This is especially advantageous for trusts that have a distribution tied to a beneficiary reaching a certain age. What better way for the child to learn how to responsibly manage money than to be a co-trustee of the trust while the assets are still in the protective confines of the trust structure?
For example, if the trust were to distribute its assets upon the child turning age 30, you can appoint the child as co-trustee upon turning 25. The child will then have five years as trustee to become meaningfully involved with the trust assets, which hopefully will prepare them well for when the trust distributions come later on in life.
3. Appointing a family steward via an LLC or FLP.
For those with adult children who have assets of their own, a family limited partnership (FLP) or limited liability company (LLC) is also another great way to get the whole family involved. Wealthy families often pool their resources to form an FLP or LLC, and together, they manage the assets held by the entity as a family unit. One of the adult children can be named as the managing partner or manager of the entity. This brings economy of scale when it comes to the investments and also gives transparency and leadership opportunities to the next generation.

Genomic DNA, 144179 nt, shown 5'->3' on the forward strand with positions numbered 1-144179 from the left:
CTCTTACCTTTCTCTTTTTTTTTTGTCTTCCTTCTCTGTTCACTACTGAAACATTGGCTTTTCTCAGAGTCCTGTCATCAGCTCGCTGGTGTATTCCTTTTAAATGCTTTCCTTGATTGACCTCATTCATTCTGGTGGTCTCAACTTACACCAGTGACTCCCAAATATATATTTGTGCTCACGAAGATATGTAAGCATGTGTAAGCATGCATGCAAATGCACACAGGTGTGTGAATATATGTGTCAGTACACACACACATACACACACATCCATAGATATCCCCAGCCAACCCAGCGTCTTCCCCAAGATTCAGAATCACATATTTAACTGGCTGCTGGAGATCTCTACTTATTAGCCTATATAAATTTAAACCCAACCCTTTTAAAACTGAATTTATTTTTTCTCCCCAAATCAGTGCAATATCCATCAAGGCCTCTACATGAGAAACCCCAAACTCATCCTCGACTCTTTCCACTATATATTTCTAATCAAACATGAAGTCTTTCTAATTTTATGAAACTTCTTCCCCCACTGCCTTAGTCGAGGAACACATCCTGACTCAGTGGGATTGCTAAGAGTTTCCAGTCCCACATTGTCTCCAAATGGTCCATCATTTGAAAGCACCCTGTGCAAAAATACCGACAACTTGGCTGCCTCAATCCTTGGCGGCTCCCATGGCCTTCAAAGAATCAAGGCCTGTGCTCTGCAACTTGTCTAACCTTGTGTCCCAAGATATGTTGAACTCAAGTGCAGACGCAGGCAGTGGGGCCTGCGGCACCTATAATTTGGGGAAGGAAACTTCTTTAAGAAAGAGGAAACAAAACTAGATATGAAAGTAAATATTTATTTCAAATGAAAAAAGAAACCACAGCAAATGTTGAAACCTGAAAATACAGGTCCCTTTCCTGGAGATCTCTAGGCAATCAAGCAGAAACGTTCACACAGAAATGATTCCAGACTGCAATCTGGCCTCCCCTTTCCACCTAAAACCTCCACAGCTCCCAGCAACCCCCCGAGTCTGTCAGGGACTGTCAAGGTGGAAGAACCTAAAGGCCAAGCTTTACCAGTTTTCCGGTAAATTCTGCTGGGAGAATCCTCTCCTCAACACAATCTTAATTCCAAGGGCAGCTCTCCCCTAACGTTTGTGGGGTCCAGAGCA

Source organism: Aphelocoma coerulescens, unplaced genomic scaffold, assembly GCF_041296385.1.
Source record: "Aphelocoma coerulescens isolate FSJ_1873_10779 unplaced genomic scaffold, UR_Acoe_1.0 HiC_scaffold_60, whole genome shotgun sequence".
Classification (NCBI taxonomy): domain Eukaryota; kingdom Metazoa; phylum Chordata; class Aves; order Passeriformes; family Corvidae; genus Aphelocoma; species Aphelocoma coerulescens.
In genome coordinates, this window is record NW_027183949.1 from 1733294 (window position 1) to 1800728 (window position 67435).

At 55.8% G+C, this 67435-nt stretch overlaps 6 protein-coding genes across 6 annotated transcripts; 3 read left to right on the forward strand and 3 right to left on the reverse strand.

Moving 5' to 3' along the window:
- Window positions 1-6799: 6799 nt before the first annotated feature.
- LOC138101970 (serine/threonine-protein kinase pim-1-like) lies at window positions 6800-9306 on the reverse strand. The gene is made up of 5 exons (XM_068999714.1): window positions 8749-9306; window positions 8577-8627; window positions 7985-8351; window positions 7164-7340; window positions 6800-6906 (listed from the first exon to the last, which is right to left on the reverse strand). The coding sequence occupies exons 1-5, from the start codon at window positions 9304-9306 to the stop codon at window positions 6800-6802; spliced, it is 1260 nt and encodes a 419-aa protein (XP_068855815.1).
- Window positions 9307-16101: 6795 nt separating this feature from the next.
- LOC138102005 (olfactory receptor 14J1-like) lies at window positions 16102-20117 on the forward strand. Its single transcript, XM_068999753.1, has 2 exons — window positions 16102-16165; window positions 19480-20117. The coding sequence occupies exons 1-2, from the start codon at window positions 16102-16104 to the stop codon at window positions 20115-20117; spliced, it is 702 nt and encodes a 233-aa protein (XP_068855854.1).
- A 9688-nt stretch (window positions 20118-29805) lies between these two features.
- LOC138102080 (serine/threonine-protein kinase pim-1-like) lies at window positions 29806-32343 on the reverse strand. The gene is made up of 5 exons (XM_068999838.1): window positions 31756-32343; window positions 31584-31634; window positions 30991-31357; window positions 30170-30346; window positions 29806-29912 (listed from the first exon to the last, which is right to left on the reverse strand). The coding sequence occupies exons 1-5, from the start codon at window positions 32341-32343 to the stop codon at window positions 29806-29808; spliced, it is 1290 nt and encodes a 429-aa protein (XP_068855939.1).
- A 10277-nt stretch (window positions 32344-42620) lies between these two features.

For families with significant wealth, the governance of these entities can become complex. It can start to resemble and operate much like a business, with its own board of directors, officers and advisory members. Adult children, with the guidance of the older generation, are in the business of running the family assets.
4. Engaging the next generation in philanthropy.
Another wonderful way to educate children about managing wealth is by involving the next generation in giving back to the community. For example, making a budget for donations and learning to perform due diligence on the selection of charities are transferrable skills when it comes to managing an investment portfolio or other family assets. Starting the education with a small donation amount as a charitable gift is a relatively low-risk way to get a child involved.